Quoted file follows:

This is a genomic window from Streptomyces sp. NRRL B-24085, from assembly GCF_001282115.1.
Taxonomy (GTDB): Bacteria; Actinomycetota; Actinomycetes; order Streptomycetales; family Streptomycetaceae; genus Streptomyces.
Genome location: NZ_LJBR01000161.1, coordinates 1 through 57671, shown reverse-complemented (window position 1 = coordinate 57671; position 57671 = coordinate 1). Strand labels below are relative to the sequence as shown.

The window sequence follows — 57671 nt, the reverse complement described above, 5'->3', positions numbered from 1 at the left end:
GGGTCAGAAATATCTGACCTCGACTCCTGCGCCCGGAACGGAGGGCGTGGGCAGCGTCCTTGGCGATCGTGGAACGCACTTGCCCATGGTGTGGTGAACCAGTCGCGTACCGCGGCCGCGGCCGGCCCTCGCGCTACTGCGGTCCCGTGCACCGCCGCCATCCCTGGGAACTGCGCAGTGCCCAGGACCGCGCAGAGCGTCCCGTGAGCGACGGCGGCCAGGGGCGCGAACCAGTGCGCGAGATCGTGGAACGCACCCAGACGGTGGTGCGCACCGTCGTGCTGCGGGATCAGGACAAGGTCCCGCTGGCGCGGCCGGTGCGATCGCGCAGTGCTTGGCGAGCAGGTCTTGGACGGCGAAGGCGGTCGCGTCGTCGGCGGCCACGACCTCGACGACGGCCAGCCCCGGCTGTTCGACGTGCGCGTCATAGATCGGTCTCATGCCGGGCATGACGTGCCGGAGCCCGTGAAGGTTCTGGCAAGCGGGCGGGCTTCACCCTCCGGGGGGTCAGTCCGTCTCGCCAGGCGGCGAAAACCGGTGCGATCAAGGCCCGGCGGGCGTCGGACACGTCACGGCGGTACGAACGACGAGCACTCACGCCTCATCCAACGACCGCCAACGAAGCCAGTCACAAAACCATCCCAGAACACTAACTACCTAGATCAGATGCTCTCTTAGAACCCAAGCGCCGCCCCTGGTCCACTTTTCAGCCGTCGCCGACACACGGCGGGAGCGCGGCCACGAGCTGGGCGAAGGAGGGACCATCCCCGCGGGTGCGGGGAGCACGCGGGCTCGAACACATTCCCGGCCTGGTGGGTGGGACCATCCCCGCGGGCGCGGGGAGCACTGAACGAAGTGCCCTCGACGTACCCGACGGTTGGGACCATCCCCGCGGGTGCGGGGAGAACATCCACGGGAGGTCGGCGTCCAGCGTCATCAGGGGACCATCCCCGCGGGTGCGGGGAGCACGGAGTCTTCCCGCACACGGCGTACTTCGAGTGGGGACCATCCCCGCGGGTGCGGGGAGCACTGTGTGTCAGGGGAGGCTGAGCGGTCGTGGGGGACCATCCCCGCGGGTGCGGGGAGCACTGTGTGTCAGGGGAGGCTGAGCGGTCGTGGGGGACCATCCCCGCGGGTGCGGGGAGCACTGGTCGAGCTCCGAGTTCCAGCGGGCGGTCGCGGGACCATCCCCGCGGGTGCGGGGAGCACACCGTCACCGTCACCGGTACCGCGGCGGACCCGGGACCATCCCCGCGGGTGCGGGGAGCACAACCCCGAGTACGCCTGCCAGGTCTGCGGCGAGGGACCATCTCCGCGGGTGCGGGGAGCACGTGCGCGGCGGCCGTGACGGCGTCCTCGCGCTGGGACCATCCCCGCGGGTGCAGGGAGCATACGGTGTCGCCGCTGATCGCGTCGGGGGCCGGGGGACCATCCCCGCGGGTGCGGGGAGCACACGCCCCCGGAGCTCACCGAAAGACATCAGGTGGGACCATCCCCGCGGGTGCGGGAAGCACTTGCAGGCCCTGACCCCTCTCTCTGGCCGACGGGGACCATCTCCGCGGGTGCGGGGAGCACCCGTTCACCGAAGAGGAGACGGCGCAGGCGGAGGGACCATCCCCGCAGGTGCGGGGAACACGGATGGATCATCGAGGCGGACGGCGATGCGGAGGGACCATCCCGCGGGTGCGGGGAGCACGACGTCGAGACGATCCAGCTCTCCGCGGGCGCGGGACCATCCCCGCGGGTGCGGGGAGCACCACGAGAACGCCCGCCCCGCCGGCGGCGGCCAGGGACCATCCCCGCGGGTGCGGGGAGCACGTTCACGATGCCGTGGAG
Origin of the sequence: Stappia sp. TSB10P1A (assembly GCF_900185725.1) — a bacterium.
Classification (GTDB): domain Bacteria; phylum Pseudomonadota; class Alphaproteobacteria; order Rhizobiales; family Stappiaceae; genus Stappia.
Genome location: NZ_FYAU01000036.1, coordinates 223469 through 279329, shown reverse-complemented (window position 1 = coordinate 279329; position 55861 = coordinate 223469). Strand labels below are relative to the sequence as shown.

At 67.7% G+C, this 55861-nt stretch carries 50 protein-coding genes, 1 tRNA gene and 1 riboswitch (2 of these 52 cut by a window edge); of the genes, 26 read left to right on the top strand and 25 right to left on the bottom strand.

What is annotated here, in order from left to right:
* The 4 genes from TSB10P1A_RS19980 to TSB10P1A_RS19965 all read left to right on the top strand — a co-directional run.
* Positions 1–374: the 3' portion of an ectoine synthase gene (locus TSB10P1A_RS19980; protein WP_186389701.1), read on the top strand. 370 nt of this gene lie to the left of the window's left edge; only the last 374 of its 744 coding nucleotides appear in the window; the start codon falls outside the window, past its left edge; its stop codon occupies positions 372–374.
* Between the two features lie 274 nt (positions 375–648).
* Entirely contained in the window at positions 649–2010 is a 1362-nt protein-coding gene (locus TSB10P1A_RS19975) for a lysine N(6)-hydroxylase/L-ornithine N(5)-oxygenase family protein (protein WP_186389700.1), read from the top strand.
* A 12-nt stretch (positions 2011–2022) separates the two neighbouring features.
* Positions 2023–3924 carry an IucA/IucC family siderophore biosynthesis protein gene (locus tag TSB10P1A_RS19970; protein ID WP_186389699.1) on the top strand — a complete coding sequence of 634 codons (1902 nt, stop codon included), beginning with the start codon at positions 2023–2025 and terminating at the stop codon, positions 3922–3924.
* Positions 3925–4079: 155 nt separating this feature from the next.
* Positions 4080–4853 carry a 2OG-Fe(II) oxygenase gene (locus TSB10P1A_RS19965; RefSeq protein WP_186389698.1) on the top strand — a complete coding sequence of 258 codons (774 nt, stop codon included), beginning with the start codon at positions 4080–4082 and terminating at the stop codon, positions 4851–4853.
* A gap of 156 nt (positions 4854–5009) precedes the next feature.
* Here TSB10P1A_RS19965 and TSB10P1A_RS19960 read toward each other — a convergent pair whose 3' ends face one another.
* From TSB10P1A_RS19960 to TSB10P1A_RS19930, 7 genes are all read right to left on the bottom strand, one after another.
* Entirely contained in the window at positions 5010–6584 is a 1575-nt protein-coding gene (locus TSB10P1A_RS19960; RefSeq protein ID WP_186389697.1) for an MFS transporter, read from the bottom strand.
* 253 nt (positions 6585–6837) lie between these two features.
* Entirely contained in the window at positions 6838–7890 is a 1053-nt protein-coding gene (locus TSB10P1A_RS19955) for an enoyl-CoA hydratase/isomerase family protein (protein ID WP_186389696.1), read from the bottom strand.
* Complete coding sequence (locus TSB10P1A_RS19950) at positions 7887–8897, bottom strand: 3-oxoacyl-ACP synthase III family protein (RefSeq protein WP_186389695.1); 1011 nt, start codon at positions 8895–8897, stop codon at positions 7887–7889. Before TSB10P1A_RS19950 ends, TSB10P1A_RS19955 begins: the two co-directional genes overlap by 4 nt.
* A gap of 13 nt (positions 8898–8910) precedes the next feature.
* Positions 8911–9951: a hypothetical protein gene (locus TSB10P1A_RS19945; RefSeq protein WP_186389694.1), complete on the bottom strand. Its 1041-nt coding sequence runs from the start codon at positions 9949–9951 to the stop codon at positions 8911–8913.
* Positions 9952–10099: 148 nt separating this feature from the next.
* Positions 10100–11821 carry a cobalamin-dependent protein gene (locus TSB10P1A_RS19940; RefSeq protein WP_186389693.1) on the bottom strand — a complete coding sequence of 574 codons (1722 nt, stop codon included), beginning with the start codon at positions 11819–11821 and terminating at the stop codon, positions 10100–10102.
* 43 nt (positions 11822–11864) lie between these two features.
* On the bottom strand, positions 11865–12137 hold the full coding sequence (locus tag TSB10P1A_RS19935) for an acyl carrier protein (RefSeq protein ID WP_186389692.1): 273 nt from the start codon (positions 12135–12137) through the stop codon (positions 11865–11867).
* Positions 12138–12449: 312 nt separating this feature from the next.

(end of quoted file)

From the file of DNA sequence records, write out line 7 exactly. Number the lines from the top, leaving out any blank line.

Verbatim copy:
Classification (GTDB): domain Bacteria; phylum Pseudomonadota; class Alphaproteobacteria; order Rhizobiales; family Stappiaceae; genus Stappia.